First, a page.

Hiatus hernia is the term used to describe a condition where part of the stomach pushes up into the lower chest through a weakness in the diaphragm. The diaphragm is the large flat muscle that separates the lungs from the tummy (abdomen) and helps us to breathe.
Not everyone with a hiatus hernia develops symptoms. However, if you have a hiatus hernia you are more prone to reflux acid into your gullet (oesophagus), which can cause heartburn and other symptoms. If symptoms do occur, there are some treatments which may help. You can compare treatment options below.
|Frequently asked questions||No treatment||Lifestyle changes||Antacids||Medicines to stop stomach acid being produced||An operation|
|What does the treatment involve?||Some people have no symptoms from a hiatus hernia. If this is the case, no treatment is needed.|
Lifestyle changes which improve symptoms of hiatus hernia include:
|These are tablets or liquid which neutralise the acid coming from the stomach, making it less uncomfortable.||Two types of medicines are used to reduce the amount of acid the stomach makes: proton pump inhibitors - PPIs (eg, omeprazole, lansoprazole, esomeprazole) or H2-receptor antagonists (eg, ranitidine).||An operation tightens the valve at the top of the stomach, so that acid is prevented from passing back up into the gullet. This is usually done by wrapping a loop of the stomach around the lower part of the gullet. It can be done through a telescope (a laparoscopic approach) rather than using a large cut.|
|How effective is it?||Not effective for the hiatus hernia; however, if there are no symptoms this does not matter.||This may improve symptoms so that further treatments may not be needed.||These usually help temporarily; however, the effect does not last for long, so you may have to take them several times each day.||PPIs are the most effective medical treatment for symptoms of hiatus hernia and usually work very well. Ranitidine is often effective if PPIs don’t suit you. These medicines do not cure the hiatus hernia, but they do help the symptoms.||The operation is effective and cures the hiatus hernia as well as the symptoms. The operation is successful in 85-95 out of 100 cases, but depends on individual factors. The hernia can come back in 30-50 out of 100 successful operations, within five years, although it does depend on the type of hernia and on how big it is. In some centres up to half of operations done for hiatus hernias are repeat operations.|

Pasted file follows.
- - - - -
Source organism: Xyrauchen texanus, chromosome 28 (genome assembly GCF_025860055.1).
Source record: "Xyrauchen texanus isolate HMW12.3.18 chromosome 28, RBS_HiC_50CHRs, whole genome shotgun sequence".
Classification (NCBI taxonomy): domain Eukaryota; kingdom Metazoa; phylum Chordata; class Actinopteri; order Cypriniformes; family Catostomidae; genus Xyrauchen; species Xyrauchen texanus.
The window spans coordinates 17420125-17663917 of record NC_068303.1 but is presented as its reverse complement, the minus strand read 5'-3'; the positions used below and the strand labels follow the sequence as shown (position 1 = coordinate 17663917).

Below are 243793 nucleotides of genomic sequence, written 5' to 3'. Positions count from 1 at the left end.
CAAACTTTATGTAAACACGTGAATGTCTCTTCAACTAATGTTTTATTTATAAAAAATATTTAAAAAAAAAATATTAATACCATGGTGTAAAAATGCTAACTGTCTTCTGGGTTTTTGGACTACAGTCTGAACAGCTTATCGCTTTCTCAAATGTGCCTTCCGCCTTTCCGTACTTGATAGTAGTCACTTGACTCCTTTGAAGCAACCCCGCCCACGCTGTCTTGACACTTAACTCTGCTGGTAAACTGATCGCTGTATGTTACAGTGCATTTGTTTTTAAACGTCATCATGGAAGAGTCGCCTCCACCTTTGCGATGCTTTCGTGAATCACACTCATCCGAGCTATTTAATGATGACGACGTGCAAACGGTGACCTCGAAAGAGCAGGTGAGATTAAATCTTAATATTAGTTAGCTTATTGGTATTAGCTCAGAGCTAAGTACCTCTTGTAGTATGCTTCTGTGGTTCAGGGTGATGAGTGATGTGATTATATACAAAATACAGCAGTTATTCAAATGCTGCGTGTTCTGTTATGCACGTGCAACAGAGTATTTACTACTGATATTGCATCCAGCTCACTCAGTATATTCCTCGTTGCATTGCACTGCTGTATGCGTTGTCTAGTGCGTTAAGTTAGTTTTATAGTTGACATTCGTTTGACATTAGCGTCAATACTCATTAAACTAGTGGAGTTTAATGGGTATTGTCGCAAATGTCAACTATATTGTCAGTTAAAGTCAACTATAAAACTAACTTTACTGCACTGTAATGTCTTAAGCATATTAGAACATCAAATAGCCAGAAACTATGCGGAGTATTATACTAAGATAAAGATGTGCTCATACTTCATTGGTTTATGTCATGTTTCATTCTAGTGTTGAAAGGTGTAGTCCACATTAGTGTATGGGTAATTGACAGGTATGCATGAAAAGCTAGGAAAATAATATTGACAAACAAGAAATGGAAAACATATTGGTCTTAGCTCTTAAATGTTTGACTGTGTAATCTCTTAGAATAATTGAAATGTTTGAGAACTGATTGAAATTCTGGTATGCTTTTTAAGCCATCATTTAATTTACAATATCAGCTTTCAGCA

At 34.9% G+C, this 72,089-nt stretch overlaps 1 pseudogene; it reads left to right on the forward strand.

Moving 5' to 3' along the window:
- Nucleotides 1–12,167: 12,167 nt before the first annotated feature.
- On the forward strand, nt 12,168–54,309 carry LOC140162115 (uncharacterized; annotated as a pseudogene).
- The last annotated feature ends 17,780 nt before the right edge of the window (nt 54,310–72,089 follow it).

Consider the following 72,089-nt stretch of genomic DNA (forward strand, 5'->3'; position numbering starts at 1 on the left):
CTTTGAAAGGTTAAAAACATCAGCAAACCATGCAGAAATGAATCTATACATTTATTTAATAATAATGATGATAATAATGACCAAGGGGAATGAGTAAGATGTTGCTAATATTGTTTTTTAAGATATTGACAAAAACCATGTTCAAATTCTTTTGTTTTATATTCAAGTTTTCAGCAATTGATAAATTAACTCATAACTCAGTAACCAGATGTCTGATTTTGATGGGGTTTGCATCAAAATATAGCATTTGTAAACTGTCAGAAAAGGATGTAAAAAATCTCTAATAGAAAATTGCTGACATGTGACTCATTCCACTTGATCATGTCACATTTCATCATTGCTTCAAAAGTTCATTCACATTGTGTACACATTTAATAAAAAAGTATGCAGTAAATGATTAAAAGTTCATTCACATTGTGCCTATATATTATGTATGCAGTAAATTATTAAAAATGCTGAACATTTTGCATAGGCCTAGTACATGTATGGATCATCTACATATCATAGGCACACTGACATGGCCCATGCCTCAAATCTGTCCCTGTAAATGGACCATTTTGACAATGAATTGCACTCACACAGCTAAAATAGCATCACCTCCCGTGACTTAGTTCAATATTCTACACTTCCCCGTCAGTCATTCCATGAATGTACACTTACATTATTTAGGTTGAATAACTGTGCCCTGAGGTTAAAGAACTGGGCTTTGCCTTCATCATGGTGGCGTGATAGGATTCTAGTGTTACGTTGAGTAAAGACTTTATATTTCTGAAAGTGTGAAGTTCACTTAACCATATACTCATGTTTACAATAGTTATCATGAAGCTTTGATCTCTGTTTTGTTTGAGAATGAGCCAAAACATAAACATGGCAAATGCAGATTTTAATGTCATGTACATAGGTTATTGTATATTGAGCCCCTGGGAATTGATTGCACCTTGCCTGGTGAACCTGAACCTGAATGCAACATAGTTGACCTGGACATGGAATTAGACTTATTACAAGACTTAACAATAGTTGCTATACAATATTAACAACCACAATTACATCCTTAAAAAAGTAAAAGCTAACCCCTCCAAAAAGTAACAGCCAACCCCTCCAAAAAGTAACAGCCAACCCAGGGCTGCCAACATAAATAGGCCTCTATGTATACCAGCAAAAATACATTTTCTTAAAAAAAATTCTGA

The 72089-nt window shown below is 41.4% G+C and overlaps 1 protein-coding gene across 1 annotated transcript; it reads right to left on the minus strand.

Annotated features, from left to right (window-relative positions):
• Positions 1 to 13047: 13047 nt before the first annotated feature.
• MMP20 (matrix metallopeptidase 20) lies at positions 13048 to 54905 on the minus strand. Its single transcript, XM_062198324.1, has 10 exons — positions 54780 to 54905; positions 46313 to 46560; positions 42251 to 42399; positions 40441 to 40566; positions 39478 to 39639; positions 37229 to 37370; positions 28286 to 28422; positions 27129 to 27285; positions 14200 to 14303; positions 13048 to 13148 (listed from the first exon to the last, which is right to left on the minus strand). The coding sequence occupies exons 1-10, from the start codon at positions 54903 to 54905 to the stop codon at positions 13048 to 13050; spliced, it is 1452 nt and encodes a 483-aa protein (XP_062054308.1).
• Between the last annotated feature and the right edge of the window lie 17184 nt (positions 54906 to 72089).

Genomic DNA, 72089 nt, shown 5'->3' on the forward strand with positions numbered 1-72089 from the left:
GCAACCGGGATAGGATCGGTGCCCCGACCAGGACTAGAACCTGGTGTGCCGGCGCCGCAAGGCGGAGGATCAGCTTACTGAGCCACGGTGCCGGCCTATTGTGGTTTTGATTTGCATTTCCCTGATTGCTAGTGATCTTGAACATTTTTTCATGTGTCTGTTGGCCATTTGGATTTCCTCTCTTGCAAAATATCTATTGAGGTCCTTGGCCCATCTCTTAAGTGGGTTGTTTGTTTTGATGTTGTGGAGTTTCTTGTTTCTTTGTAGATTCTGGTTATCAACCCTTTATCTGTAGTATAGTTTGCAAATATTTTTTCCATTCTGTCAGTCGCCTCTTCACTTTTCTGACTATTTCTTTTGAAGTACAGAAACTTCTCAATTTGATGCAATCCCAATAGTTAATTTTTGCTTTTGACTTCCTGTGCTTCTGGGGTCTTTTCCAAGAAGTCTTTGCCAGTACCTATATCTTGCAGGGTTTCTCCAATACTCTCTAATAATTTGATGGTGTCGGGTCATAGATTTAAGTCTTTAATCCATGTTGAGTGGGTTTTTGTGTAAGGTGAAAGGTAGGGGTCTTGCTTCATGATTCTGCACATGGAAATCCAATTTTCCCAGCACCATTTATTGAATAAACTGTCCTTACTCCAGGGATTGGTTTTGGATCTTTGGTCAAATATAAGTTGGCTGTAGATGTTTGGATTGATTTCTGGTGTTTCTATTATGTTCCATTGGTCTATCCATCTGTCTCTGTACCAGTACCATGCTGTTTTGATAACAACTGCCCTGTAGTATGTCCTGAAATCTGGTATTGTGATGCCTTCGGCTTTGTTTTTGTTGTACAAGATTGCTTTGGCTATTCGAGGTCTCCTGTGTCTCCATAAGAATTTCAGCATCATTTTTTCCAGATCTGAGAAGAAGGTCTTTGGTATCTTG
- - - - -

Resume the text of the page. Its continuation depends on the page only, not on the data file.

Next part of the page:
|Who is this treatment most appropriate for?||For people with no symptoms.||For people who are overweight, or who smoke. For people who do not want to take long-term medicines.||For people with mild occasional symptoms.||For people with troublesome symptoms of hiatus hernia.||For people in whom the medicines have not worked, and who have persisting severe symptoms. For people who have troublesome symptoms and do not wish to take daily medicines for life. For people with the less common type of hiatus hernia (para-oesophageal hernia).|
|What are the advantages of this treatment?||No side-effects.||No side-effects. Promotes a healthy lifestyle and therefore has other advantages to health. May allow you to avoid taking medicines.||Medicines can be taken as needed rather than regularly. Antacids come in liquid form or as chewy tablets. There are very few side-effects.||These are the most effective option other than an operation. They are usually taken daily but some people can take them as needed.||This treats the problem itself (the hiatus hernia) rather than the symptoms (of acid reflux). You don’t have to take tablets every day.|
|What are the disadvantages of this treatment?||It is not suitable if symptoms are troublesome. Complications of acid reflux may develop if left untreated (eg, Barrett’s oesophagus).||It may not be effective on its own and medicines may still be needed.||They are not as effective as PPIs. You have to take them quite often, as the effect does not last for long.||There may be side-effects of the medication. Common side-effects of PPIs include: tummy ache, constipation, diarrhoea, excess wind, feeling sick and headache. Common side-effects of ranitidine include diarrhoea, dizziness and headache. Overall, fewer than 5 in 100 people taking PPIs and fewer than 2 in 100 people taking ranitidine get side-effects.||As with any operation, there are risks attached. Possible complications include problems with bloating and difficulty swallowing, bleeding, and problems with the anaesthetic. There is a small risk of very serious complications or even death.|
I read somewhere that pre menopause hormonal changes can be the culprit in the abnormal movement of the lower esophageal sphincter. Has anyone encountered this? Please answer. Thanks! I really need...clariebear
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